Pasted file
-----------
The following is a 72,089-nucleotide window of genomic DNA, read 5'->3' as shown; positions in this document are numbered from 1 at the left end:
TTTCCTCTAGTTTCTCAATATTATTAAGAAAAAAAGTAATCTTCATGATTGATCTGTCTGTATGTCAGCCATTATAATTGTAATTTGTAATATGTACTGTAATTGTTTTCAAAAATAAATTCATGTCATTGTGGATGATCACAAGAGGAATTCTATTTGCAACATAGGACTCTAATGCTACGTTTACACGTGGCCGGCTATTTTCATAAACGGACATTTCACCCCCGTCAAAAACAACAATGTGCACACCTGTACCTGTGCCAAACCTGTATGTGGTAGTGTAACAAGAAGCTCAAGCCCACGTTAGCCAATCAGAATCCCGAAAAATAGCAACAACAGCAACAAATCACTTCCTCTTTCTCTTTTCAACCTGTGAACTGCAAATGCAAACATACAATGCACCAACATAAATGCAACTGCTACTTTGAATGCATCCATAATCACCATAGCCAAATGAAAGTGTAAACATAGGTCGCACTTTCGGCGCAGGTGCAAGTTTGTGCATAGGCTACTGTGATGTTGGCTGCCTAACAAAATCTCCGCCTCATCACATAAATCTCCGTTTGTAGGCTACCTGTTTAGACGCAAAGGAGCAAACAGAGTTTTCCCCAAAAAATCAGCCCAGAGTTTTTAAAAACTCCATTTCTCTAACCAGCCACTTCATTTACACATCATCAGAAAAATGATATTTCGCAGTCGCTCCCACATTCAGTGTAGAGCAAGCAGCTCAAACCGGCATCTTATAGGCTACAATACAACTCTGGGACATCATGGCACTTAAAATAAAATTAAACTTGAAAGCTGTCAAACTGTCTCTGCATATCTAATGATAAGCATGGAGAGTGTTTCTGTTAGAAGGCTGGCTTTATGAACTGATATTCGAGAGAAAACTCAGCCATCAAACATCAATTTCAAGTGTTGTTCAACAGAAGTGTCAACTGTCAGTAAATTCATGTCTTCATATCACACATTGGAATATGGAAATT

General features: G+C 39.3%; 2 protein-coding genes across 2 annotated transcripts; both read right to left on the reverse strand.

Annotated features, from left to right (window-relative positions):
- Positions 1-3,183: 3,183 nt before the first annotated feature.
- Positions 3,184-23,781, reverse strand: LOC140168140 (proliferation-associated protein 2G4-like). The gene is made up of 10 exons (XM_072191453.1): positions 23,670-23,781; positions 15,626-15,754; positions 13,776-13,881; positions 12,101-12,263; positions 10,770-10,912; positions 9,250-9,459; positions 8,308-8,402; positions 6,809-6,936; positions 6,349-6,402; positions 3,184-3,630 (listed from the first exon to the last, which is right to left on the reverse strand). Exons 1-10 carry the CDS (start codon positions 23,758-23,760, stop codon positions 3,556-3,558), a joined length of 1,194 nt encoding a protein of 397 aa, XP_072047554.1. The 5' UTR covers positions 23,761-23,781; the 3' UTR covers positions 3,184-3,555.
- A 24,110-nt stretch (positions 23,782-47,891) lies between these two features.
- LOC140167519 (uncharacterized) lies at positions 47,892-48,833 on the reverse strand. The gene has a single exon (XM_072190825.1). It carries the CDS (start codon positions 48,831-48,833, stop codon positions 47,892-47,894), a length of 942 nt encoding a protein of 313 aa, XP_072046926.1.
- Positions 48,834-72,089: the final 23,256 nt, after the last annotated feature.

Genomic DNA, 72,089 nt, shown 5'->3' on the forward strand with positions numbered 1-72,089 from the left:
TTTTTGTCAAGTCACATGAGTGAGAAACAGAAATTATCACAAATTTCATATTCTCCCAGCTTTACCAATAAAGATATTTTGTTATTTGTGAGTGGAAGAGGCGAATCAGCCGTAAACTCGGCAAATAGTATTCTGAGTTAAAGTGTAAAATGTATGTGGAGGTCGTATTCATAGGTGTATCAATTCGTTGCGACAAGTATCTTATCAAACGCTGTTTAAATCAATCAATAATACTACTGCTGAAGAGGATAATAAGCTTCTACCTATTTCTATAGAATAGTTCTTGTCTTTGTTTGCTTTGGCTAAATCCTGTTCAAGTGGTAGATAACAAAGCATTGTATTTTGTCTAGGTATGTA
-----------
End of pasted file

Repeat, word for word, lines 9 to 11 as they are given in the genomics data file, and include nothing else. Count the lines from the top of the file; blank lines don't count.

- Positions 48,834-72,089: the final 23,256 nt, after the last annotated feature.

Genomic DNA, 72,089 nt, shown 5'->3' on the forward strand with positions numbered 1-72,089 from the left:
TTTTTGTCAAGTCACATGAGTGAGAAACAGAAATTATCACAAATTTCATATTCTCCCAGCTTTACCAATAAAGATATTTTGTTATTTGTGAGTGGAAGAGGCGAATCAGCCGTAAACTCGGCAAATAGTATTCTGAGTTAAAGTGTAAAATGTATGTGGAGGTCGTATTCATAGGTGTATCAATTCGTTGCGACAAGTATCTTATCAAACGCTGTTTAAATCAATCAATAATACTACTGCTGAAGAGGATAATAAGCTTCTACCTATTTCTATAGAATAGTTCTTGTCTTTGTTTGCTTTGGCTAAATCCTGTTCAAGTGGTAGATAACAAAGCATTGTATTTTGTCTAGGTATGTA